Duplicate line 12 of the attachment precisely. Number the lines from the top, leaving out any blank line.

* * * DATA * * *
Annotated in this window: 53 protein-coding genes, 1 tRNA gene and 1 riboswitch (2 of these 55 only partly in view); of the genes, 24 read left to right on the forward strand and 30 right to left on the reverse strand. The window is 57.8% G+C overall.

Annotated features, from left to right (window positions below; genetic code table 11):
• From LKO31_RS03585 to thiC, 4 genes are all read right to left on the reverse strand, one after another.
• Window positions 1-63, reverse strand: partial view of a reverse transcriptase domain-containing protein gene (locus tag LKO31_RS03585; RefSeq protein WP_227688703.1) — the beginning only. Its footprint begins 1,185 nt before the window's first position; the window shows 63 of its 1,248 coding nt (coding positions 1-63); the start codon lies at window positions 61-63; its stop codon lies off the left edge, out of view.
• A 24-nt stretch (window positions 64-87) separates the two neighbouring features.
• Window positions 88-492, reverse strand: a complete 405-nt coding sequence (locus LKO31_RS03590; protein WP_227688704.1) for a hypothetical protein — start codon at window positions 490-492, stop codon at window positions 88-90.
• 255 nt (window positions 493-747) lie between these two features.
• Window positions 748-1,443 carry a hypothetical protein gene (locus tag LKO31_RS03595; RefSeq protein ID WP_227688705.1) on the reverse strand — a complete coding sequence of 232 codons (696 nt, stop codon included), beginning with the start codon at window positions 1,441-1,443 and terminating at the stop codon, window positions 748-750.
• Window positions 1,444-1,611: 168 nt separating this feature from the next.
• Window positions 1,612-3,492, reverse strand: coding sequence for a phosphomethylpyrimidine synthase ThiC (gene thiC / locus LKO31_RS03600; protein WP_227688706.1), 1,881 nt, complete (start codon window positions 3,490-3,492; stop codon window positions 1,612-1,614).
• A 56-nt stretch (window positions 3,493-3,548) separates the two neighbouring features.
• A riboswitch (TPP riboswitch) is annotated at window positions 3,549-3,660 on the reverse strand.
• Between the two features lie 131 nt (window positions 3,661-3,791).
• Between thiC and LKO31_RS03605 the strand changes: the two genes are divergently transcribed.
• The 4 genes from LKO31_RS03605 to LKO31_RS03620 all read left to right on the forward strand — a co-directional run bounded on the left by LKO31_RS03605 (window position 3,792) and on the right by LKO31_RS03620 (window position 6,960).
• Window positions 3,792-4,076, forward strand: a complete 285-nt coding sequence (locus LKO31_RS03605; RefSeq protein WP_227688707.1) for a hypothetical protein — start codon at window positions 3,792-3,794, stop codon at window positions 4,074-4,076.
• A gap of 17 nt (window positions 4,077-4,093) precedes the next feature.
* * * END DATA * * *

• A riboswitch (TPP riboswitch) is annotated at window positions 3,549-3,660 on the reverse strand.